• ip: (IP address)
      • token: (token string)
      • nonce: (integer value)
      • xCSRF: (anti-CSRF string)
      • login_ts: (epoch timestamp)
      • logout_ts: (epoch timestamp)
      • knock_tss: (epoch timestamp list)
      • created: (epoch timestamp)
      • locked: (boolean)

    • misc:

      • koi_version: 0.34

    • unused:

      • cache: (dictionary)
      • data: (dictionary)

  • TREE[page] contains the following keys (which match ME):

    • path
    • template
    • uri
    • files
    • serve: (boolean specifying whether page can be served)

  • UPLOAD[N] contains the following keys:

    • OK: (boolean depending of whether the upload was successful)
    • status: (upload status e.g. "upload successful")
    • content_type: (e.g. "application/zip")
    • raw_filename: (original filename, potentially dangerous)
    • safe_name: (safe filename adequate for local storage)
    • file_data: (the upload data)

  • USERS[user]

    same as PROFILE

Note that for performance reasons INDEX and TREE are only provided if get_index is set to True in the .koi file, and similarly USERS is only provided if get_users is also True. Otherwise the dictionaries are present but empty (as is UPLOAD if no uploads are found). User names have their case preserved, but should be lower-cased for internal usage in templates if trying to recreate the account's JSON record name (uid) i.e. use user.lower().


The following code adds an upload form/button in a template (note that the name of the upload input must be koi_file_upload, while the operation/save_upload hidden input is an example of the action the template needs to perform in order to save the upload):

<form id="upload" action="{{ME['uri']}}" enctype="multipart/form-data" method="post">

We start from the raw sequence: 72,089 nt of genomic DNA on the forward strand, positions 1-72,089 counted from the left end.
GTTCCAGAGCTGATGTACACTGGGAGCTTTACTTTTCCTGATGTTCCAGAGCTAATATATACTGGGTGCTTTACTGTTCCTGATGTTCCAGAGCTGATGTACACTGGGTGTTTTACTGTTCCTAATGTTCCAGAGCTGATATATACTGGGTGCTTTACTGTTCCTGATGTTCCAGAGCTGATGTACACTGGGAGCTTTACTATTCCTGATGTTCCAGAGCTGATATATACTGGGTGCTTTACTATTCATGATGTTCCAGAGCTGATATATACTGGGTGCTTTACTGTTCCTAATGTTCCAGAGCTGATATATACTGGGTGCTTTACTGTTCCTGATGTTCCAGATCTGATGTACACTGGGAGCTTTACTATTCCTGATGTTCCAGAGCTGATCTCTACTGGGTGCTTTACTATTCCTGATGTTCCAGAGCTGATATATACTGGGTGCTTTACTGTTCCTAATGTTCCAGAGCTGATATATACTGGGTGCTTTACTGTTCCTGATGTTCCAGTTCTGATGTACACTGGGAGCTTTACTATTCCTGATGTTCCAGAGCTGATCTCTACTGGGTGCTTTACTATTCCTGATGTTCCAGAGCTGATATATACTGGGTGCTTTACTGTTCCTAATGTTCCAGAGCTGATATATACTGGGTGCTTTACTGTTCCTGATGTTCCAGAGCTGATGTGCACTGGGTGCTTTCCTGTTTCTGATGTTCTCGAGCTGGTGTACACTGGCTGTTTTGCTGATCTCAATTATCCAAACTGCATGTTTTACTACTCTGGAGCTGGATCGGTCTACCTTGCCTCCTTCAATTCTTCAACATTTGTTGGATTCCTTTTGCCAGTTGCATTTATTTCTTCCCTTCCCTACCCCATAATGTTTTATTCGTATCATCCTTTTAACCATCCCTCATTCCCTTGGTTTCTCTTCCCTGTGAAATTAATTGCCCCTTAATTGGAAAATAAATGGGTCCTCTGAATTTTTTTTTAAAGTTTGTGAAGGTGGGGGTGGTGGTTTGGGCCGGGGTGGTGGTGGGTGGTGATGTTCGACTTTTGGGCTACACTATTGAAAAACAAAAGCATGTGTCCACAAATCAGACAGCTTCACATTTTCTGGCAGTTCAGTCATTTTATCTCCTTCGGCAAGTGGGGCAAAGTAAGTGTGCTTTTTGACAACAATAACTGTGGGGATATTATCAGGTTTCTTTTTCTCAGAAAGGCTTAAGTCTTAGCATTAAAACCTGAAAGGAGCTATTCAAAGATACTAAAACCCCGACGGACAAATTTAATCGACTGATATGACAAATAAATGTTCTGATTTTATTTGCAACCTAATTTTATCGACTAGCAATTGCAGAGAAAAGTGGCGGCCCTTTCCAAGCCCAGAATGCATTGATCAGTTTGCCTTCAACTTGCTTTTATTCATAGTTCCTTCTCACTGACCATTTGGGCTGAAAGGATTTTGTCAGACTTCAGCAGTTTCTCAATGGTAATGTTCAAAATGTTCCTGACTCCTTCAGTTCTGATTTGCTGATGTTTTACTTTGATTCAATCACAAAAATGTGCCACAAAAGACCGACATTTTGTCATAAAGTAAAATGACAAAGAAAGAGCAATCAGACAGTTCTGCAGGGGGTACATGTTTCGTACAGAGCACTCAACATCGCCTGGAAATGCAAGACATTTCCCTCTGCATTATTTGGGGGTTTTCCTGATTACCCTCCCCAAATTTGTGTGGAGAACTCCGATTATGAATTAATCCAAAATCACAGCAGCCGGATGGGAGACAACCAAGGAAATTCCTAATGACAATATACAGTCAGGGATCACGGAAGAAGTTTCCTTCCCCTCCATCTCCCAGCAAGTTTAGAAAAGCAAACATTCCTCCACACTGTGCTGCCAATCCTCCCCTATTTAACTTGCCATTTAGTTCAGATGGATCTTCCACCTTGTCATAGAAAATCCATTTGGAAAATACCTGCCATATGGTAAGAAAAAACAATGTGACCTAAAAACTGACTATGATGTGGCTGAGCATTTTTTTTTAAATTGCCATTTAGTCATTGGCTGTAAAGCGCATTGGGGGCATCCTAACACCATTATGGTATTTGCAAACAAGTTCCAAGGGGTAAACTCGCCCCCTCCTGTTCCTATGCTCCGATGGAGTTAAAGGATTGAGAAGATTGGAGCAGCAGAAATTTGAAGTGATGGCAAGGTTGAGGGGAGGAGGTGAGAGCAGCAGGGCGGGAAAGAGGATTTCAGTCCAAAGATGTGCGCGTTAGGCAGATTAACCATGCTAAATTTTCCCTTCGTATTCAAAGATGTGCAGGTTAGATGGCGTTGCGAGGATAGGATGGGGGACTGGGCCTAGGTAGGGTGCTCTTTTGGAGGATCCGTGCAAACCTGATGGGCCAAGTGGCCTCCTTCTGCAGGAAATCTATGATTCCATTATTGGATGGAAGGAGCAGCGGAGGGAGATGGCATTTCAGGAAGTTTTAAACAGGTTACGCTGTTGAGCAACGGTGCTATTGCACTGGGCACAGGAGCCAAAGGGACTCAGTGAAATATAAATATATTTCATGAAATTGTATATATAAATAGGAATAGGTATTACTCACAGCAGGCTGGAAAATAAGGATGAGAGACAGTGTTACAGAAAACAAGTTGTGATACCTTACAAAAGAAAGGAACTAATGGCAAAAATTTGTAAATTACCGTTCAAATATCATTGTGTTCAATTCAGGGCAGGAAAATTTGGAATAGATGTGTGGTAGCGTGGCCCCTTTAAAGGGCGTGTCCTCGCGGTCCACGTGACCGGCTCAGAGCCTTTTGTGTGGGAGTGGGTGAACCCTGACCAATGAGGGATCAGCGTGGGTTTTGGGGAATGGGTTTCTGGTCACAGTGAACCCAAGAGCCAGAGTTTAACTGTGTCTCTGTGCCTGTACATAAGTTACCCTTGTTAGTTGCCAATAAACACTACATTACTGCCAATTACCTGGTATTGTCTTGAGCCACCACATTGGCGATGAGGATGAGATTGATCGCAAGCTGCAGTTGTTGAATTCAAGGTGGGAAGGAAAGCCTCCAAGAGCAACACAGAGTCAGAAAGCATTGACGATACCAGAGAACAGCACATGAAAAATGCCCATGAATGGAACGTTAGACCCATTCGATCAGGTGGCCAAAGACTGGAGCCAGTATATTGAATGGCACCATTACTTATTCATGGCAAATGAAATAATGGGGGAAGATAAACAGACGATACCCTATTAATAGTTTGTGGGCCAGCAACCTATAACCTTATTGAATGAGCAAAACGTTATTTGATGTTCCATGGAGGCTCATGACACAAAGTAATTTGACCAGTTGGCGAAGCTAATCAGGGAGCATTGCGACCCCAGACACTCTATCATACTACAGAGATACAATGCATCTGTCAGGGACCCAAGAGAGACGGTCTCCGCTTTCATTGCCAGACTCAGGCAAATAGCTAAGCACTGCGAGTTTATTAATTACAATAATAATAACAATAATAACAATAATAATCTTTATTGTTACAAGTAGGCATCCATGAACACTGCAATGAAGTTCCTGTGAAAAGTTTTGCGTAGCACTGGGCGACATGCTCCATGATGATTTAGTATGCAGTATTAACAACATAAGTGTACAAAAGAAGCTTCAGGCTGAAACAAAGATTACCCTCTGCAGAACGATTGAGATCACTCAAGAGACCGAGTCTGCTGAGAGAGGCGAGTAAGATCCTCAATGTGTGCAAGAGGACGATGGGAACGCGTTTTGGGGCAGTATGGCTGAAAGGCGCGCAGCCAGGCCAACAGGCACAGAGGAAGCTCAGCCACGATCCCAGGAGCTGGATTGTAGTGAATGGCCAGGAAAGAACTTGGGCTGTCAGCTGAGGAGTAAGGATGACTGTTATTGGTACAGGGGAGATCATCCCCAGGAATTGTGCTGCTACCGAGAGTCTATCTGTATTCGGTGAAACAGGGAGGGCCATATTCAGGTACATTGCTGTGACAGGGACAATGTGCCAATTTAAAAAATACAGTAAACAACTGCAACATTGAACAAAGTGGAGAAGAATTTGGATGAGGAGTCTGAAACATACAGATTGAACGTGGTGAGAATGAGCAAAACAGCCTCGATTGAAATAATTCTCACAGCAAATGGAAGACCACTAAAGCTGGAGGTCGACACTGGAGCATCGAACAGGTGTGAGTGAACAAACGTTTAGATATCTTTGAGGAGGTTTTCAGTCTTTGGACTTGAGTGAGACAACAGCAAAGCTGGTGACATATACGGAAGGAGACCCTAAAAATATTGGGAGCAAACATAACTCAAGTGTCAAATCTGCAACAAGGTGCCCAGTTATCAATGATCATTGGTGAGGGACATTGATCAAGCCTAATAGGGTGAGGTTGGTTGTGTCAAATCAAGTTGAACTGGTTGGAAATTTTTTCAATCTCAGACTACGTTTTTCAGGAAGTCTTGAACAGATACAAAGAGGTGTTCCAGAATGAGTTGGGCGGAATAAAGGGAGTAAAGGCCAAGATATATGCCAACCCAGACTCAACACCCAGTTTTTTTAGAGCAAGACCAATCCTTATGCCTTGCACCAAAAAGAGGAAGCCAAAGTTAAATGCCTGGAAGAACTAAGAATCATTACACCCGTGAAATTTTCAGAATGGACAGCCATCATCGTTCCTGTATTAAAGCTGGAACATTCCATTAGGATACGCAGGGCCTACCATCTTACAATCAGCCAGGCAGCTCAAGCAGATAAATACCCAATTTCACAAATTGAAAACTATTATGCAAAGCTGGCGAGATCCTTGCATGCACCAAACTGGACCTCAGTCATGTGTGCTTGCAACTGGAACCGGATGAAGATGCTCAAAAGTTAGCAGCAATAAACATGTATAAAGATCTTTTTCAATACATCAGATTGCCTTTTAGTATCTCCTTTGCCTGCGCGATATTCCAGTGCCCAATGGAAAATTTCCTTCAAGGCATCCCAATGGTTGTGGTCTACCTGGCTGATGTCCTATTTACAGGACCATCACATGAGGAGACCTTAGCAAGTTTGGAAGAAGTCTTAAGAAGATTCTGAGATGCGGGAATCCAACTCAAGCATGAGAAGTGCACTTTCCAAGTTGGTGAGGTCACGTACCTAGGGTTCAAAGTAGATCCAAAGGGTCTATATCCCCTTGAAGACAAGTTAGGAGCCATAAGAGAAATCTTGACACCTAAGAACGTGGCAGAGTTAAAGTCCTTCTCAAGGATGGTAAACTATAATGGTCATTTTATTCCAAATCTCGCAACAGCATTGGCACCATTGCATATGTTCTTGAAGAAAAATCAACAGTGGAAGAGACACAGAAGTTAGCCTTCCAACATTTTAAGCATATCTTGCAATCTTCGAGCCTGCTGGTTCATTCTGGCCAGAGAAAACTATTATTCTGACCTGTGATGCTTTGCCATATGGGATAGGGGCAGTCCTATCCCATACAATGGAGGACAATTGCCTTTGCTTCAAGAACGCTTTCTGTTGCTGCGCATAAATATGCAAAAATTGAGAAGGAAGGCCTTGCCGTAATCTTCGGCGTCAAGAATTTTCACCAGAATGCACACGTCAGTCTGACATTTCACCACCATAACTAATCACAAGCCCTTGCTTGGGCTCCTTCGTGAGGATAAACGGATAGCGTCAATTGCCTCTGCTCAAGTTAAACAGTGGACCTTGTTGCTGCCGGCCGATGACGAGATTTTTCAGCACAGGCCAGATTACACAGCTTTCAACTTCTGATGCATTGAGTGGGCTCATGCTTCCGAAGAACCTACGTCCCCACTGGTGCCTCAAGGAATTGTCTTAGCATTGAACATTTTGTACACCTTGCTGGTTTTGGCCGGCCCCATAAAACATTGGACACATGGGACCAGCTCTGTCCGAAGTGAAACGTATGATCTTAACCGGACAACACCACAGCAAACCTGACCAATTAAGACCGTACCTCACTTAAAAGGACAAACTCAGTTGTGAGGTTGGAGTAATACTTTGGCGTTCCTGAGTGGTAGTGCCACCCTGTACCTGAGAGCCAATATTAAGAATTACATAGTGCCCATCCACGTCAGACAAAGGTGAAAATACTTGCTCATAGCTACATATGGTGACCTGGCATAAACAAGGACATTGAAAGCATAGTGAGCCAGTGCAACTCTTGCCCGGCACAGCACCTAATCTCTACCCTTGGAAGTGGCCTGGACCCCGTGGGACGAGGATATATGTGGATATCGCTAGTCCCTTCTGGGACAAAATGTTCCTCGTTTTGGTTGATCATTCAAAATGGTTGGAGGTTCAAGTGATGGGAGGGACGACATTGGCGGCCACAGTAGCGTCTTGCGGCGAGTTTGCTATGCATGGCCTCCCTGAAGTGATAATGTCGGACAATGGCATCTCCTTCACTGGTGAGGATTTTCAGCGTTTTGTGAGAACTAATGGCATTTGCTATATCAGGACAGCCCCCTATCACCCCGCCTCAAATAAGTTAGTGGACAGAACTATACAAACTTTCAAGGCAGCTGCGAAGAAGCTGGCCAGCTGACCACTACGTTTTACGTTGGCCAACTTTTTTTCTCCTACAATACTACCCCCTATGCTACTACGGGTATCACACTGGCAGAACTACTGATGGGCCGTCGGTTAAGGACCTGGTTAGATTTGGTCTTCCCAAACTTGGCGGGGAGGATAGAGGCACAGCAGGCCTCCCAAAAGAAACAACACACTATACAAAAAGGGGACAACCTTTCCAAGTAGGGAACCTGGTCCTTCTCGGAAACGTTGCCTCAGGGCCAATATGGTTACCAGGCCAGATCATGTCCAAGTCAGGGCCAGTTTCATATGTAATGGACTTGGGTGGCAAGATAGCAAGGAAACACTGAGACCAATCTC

<input type="hidden" name="operation" value="save_upload">
<input form="upload"  name="koi_file_upload" type="file" multiple>
<button form="upload" type="submit">upload</button>

Uploads are stored in an UPLOAD dictionary with numerical entries UPLOAD[0], UPLOAD[1] ... UPLOAD[config.upload_max_files-1]. They can be stored via a template using the following code (i.e. what the template should do if QUERY['operation'] == 'save_upload' in the above example):

% for key, up in UPLOAD.items():
%    if up['OK']:
%       with open(os.path.join(ME['path'], up['safe_name']), 'wb') as fd:
%          fd.write(up['file_data'])
%       end
%    end
% end

Change ME['path'] to save the file in a different directory, and check for I/O errors as needed. Note that files with a .koi extension will have a safe name .koi.up extension instead.

scripts and back-end usage

As mentioned earlier in this guide, koi can be readily used and managed from the back-end (which offers much more control and security at the expense of convenience). No users or editors are really necessary, and all GUI components can be disabled via ACL restrictions. For this purpose the following scripts are provided inside the koi directory:


    manage user accounts (use "-h" for non-interactive usage)


    manipulate the access control list of a page


    convert an HTML file into an article.koi file


    edit the contents of a .koi file using a text editor


    create a gallery.koi or showcase.koi file

For example, to create a new gallery from the back-end the following procedure would be followed (starting from the koi directory). First, create the gallery:


Set proper ACL permissions: